Tran notes that the report contains some interesting epidemiological trends. For example, she says, in the 1990s "peace broke out in California" with respect to people hurting people with guns. Tran declined to speculate why that might be.
The number of hospital days in 1992 was 68,200. That number dropped to $43,493 in 1996 and 29,013 in 2000. It inched back up to 37,356 in 2006 but in 2010, had dropped back to 27,176.
The report also specifies the days of the week when a hospital is most likely to see a gunshot victim. For example, assaults and unintentional shootings are most likely to result in hospitalizations on Sunday, injuries due to legal interventions occur most often on a Friday or Saturday, and self-inflicted shootings result in hospitalizations most often on Friday and Sunday.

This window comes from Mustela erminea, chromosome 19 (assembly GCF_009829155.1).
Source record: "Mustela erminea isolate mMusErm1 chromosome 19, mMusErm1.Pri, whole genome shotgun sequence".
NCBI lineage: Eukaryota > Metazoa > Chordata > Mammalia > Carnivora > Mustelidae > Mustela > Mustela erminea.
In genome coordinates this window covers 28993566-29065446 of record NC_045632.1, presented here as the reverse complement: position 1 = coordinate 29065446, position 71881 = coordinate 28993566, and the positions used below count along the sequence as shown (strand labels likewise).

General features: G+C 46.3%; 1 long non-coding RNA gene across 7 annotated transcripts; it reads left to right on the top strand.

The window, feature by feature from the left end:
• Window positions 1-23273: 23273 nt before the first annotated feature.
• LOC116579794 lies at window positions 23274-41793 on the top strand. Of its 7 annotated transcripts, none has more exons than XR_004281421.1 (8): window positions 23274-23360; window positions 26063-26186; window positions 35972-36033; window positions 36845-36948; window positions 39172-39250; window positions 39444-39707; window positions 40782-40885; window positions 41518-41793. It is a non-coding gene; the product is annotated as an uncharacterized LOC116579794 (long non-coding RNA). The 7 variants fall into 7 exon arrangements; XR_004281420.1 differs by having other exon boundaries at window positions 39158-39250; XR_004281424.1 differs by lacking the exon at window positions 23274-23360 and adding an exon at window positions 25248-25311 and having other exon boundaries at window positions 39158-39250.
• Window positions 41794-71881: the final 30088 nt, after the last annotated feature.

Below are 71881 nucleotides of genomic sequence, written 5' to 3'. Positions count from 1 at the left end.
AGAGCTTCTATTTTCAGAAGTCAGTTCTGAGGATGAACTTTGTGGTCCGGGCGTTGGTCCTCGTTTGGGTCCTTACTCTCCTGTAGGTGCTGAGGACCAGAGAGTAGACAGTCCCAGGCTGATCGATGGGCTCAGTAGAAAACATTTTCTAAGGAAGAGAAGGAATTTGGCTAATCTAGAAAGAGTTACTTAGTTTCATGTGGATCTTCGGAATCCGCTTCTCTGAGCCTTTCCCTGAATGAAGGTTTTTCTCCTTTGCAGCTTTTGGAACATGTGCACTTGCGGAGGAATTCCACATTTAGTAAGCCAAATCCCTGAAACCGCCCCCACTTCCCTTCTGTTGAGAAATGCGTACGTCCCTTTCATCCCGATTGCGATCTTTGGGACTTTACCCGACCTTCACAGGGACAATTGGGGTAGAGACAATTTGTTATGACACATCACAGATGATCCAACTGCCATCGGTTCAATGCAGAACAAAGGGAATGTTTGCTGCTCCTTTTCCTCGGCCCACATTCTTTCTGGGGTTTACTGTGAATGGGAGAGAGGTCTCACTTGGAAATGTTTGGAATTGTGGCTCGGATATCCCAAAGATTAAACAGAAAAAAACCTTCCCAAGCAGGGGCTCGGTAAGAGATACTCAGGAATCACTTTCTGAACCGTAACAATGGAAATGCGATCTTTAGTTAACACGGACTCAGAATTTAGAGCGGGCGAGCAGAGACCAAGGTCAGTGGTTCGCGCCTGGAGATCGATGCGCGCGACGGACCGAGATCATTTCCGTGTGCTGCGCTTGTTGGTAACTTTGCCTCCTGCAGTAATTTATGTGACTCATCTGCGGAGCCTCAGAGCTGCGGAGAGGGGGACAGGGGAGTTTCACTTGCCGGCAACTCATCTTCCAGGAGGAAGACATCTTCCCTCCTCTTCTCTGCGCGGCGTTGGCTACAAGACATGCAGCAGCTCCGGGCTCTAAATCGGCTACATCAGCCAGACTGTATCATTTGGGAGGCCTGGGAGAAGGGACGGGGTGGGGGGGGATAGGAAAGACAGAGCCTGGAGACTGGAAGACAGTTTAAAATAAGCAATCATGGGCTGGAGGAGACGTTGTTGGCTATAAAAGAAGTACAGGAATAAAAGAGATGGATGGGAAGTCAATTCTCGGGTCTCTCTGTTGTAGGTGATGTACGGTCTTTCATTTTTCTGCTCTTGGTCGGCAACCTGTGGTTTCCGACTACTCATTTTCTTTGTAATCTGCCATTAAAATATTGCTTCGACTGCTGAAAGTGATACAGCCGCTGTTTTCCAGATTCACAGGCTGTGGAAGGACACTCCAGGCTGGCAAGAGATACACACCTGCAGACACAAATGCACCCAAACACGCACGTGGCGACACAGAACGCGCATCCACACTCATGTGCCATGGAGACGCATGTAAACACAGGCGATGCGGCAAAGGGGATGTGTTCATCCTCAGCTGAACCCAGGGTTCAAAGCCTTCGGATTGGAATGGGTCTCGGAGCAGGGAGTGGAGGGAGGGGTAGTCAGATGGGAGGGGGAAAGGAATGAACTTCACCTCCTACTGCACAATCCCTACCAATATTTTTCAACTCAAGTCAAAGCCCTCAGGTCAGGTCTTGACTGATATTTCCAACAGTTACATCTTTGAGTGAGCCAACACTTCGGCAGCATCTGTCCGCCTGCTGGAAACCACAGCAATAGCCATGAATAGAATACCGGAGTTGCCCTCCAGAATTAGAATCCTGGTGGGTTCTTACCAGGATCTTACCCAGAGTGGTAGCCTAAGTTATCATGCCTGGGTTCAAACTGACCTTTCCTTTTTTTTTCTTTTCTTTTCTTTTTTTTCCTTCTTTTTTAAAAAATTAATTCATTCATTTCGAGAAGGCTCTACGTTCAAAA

As may be presumed, the largest share of injuries occurs in teenagers and adults from 13 through age 30, especially due to assaults. Self-inflicted shootings are the most common type of injuries in people over age 66.
The state released this report on firearm-related injuries and costs as part of a HealthFacts series that in the past has focused on disease trends. It did not issue a press release or public notice on the report as it usually does.